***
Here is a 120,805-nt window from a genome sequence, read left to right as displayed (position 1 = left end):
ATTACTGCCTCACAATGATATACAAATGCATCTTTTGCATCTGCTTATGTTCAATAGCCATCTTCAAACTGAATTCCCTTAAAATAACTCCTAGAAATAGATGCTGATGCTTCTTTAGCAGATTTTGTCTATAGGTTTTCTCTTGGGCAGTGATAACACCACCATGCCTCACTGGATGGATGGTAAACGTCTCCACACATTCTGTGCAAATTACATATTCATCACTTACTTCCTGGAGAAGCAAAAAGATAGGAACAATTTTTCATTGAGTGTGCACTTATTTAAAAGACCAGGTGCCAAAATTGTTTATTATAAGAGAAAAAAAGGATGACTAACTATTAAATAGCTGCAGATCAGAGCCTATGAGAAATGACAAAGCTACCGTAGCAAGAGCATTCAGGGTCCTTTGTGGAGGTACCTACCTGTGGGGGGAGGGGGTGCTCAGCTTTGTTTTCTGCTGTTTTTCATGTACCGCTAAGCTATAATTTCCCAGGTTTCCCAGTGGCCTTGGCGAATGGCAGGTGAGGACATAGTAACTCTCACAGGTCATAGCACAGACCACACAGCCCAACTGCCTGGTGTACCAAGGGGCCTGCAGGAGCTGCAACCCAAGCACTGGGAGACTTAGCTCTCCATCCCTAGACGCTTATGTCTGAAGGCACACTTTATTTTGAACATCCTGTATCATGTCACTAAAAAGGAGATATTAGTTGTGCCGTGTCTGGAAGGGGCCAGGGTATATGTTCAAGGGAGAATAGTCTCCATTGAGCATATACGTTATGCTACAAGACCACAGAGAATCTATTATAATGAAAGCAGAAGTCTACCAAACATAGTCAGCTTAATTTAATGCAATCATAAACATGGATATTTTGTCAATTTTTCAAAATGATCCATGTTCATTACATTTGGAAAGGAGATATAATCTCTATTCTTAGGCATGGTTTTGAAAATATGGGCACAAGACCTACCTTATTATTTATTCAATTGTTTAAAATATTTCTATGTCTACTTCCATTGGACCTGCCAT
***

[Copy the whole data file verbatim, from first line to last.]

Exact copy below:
Here is a 120,805-nt window from a genome sequence, read left to right as displayed (position 1 = left end):
ATTACTGCCTCACAATGATATACAAATGCATCTTTTGCATCTGCTTATGTTCAATAGCCATCTTCAAACTGAATTCCCTTAAAATAACTCCTAGAAATAGATGCTGATGCTTCTTTAGCAGATTTTGTCTATAGGTTTTCTCTTGGGCAGTGATAACACCACCATGCCTCACTGGATGGATGGTAAACGTCTCCACACATTCTGTGCAAATTACATATTCATCACTTACTTCCTGGAGAAGCAAAAAGATAGGAACAATTTTTCATTGAGTGTGCACTTATTTAAAAGACCAGGTGCCAAAATTGTTTATTATAAGAGAAAAAAAGGATGACTAACTATTAAATAGCTGCAGATCAGAGCCTATGAGAAATGACAAAGCTACCGTAGCAAGAGCATTCAGGGTCCTTTGTGGAGGTACCTACCTGTGGGGGGAGGGGGTGCTCAGCTTTGTTTTCTGCTGTTTTTCATGTACCGCTAAGCTATAATTTCCCAGGTTTCCCAGTGGCCTTGGCGAATGGCAGGTGAGGACATAGTAACTCTCACAGGTCATAGCACAGACCACACAGCCCAACTGCCTGGTGTACCAAGGGGCCTGCAGGAGCTGCAACCCAAGCACTGGGAGACTTAGCTCTCCATCCCTAGACGCTTATGTCTGAAGGCACACTTTATTTTGAACATCCTGTATCATGTCACTAAAAAGGAGATATTAGTTGTGCCGTGTCTGGAAGGGGCCAGGGTATATGTTCAAGGGAGAATAGTCTCCATTGAGCATATACGTTATGCTACAAGACCACAGAGAATCTATTATAATGAAAGCAGAAGTCTACCAAACATAGTCAGCTTAATTTAATGCAATCATAAACATGGATATTTTGTCAATTTTTCAAAATGATCCATGTTCATTACATTTGGAAAGGAGATATAATCTCTATTCTTAGGCATGGTTTTGAAAATATGGGCACAAGACCTACCTTATTATTTATTCAATTGTTTAAAATATTTCTATGTCTACTTCCATTGGACCTGCCAT